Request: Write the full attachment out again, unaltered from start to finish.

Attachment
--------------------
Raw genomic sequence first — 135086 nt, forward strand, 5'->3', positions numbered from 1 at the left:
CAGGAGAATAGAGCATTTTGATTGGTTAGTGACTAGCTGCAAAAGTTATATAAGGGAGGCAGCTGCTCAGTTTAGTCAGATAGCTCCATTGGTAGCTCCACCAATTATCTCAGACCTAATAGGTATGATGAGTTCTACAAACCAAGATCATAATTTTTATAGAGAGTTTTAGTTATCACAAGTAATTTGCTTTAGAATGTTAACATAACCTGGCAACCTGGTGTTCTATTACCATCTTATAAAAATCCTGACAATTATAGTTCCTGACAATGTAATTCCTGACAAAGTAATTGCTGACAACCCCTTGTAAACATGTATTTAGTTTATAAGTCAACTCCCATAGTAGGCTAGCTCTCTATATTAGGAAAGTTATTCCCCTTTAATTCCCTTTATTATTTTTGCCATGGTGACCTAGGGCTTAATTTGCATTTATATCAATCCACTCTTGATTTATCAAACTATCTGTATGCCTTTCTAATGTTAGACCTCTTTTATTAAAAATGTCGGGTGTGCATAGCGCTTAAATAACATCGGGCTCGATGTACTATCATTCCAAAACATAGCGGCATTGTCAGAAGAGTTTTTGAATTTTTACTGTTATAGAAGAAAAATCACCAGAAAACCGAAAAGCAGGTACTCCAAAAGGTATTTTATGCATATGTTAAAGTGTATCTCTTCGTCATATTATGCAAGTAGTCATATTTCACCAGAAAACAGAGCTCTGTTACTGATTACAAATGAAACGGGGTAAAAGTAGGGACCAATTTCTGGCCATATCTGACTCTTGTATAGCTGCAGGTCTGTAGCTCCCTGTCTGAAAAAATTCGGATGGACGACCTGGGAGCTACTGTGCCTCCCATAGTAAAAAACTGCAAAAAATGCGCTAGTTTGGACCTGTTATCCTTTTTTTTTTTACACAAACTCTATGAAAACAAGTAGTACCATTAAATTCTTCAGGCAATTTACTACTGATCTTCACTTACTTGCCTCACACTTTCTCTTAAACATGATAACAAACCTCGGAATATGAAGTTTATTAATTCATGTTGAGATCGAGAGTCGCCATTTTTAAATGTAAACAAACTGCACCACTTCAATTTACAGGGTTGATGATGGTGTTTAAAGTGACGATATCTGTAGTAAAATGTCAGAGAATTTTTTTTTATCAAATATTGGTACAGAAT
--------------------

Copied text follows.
Raw genomic sequence first — 135086 nt, forward strand, 5'->3', positions numbered from 1 at the left:
CAGGAGAATAGAGCATTTTGATTGGTTAGTGACTAGCTGCAAAAGTTATATAAGGGAGGCAGCTGCTCAGTTTAGTCAGATAGCTCCATTGGTAGCTCCACCAATTATCTCAGACCTAATAGGTATGATGAGTTCTACAAACCAAGATCATAATTTTTATAGAGAGTTTTAGTTATCACAAGTAATTTGCTTTAGAATGTTAACATAACCTGGCAACCTGGTGTTCTATTACCATCTTATAAAAATCCTGACAATTATAGTTCCTGACAATGTAATTCCTGACAAAGTAATTGCTGACAACCCCTTGTAAACATGTATTTAGTTTATAAGTCAACTCCCATAGTAGGCTAGCTCTCTATATTAGGAAAGTTATTCCCCTTTAATTCCCTTTATTATTTTTGCCATGGTGACCTAGGGCTTAATTTGCATTTATATCAATCCACTCTTGATTTATCAAACTATCTGTATGCCTTTCTAATGTTAGACCTCTTTTATTAAAAATGTCGGGTGTGCATAGCGCTTAAATAACATCGGGCTCGATGTACTATCATTCCAAAACATAGCGGCATTGTCAGAAGAGTTTTTGAATTTTTACTGTTATAGAAGAAAAATCACCAGAAAACCGAAAAGCAGGTACTCCAAAAGGTATTTTATGCATATGTTAAAGTGTATCTCTTCGTCATATTATGCAAGTAGTCATATTTCACCAGAAAACAGAGCTCTGTTACTGATTACAAATGAAACGGGGTAAAAGTAGGGACCAATTTCTGGCCATATCTGACTCTTGTATAGCTGCAGGTCTGTAGCTCCCTGTCTGAAAAAATTCGGATGGACGACCTGGGAGCTACTGTGCCTCCCATAGTAAAAAACTGCAAAAAATGCGCTAGTTTGGACCTGTTATCCTTTTTTTTTTTACACAAACTCTATGAAAACAAGTAGTACCATTAAATTCTTCAGGCAATTTACTACTGATCTTCACTTACTTGCCTCACACTTTCTCTTAAACATGATAACAAACCTCGGAATATGAAGTTTATTAATTCATGTTGAGATCGAGAGTCGCCATTTTTAAATGTAAACAAACTGCACCACTTCAATTTACAGGGTTGATGATGGTGTTTAAAGTGACGATATCTGTAGTAAAATGTCAGAGAATTTTTTTTTATCAAATATTGGTACAGAAT